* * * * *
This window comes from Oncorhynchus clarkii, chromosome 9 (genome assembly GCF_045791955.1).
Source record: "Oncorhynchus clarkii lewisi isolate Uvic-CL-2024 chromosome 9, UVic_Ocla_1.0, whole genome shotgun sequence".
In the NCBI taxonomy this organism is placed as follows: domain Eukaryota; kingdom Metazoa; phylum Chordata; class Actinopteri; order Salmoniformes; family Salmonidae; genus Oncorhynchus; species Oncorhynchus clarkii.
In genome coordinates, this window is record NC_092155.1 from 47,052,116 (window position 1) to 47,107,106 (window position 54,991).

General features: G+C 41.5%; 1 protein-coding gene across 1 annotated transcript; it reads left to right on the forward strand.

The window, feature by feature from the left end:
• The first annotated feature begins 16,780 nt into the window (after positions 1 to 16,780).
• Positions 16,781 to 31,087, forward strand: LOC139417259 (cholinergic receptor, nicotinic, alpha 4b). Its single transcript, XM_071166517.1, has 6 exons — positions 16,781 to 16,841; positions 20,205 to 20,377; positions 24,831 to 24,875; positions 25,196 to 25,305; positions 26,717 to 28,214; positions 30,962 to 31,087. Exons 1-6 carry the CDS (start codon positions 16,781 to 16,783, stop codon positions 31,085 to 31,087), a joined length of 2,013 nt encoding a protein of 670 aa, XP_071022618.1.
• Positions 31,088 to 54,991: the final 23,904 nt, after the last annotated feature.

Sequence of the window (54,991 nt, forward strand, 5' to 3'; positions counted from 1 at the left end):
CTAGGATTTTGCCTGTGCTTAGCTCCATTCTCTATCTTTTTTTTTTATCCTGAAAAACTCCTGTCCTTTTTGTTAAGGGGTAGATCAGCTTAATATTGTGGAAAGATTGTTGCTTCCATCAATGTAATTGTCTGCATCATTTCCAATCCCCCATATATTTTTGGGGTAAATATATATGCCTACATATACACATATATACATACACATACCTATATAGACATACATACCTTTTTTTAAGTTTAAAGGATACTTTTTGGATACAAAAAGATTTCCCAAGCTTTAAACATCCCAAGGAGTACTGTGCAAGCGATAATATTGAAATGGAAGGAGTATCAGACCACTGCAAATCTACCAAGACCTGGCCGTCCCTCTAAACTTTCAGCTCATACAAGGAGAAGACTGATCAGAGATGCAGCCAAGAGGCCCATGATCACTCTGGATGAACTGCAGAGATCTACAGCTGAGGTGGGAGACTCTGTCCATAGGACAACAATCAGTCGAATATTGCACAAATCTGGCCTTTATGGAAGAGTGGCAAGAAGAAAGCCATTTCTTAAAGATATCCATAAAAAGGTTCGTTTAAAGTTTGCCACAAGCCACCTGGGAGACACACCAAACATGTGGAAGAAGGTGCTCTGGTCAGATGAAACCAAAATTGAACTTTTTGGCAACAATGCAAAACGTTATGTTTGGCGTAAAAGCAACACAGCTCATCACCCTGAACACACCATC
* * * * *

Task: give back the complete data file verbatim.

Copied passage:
This window comes from Oncorhynchus clarkii, chromosome 9 (genome assembly GCF_045791955.1).
Source record: "Oncorhynchus clarkii lewisi isolate Uvic-CL-2024 chromosome 9, UVic_Ocla_1.0, whole genome shotgun sequence".
In the NCBI taxonomy this organism is placed as follows: domain Eukaryota; kingdom Metazoa; phylum Chordata; class Actinopteri; order Salmoniformes; family Salmonidae; genus Oncorhynchus; species Oncorhynchus clarkii.
In genome coordinates, this window is record NC_092155.1 from 47,052,116 (window position 1) to 47,107,106 (window position 54,991).

General features: G+C 41.5%; 1 protein-coding gene across 1 annotated transcript; it reads left to right on the forward strand.

The window, feature by feature from the left end:
• The first annotated feature begins 16,780 nt into the window (after positions 1 to 16,780).
• Positions 16,781 to 31,087, forward strand: LOC139417259 (cholinergic receptor, nicotinic, alpha 4b). Its single transcript, XM_071166517.1, has 6 exons — positions 16,781 to 16,841; positions 20,205 to 20,377; positions 24,831 to 24,875; positions 25,196 to 25,305; positions 26,717 to 28,214; positions 30,962 to 31,087. Exons 1-6 carry the CDS (start codon positions 16,781 to 16,783, stop codon positions 31,085 to 31,087), a joined length of 2,013 nt encoding a protein of 670 aa, XP_071022618.1.
• Positions 31,088 to 54,991: the final 23,904 nt, after the last annotated feature.

Sequence of the window (54,991 nt, forward strand, 5' to 3'; positions counted from 1 at the left end):
CTAGGATTTTGCCTGTGCTTAGCTCCATTCTCTATCTTTTTTTTTTATCCTGAAAAACTCCTGTCCTTTTTGTTAAGGGGTAGATCAGCTTAATATTGTGGAAAGATTGTTGCTTCCATCAATGTAATTGTCTGCATCATTTCCAATCCCCCATATATTTTTGGGGTAAATATATATGCCTACATATACACATATATACATACACATACCTATATAGACATACATACCTTTTTTTAAGTTTAAAGGATACTTTTTGGATACAAAAAGATTTCCCAAGCTTTAAACATCCCAAGGAGTACTGTGCAAGCGATAATATTGAAATGGAAGGAGTATCAGACCACTGCAAATCTACCAAGACCTGGCCGTCCCTCTAAACTTTCAGCTCATACAAGGAGAAGACTGATCAGAGATGCAGCCAAGAGGCCCATGATCACTCTGGATGAACTGCAGAGATCTACAGCTGAGGTGGGAGACTCTGTCCATAGGACAACAATCAGTCGAATATTGCACAAATCTGGCCTTTATGGAAGAGTGGCAAGAAGAAAGCCATTTCTTAAAGATATCCATAAAAAGGTTCGTTTAAAGTTTGCCACAAGCCACCTGGGAGACACACCAAACATGTGGAAGAAGGTGCTCTGGTCAGATGAAACCAAAATTGAACTTTTTGGCAACAATGCAAAACGTTATGTTTGGCGTAAAAGCAACACAGCTCATCACCCTGAACACACCATC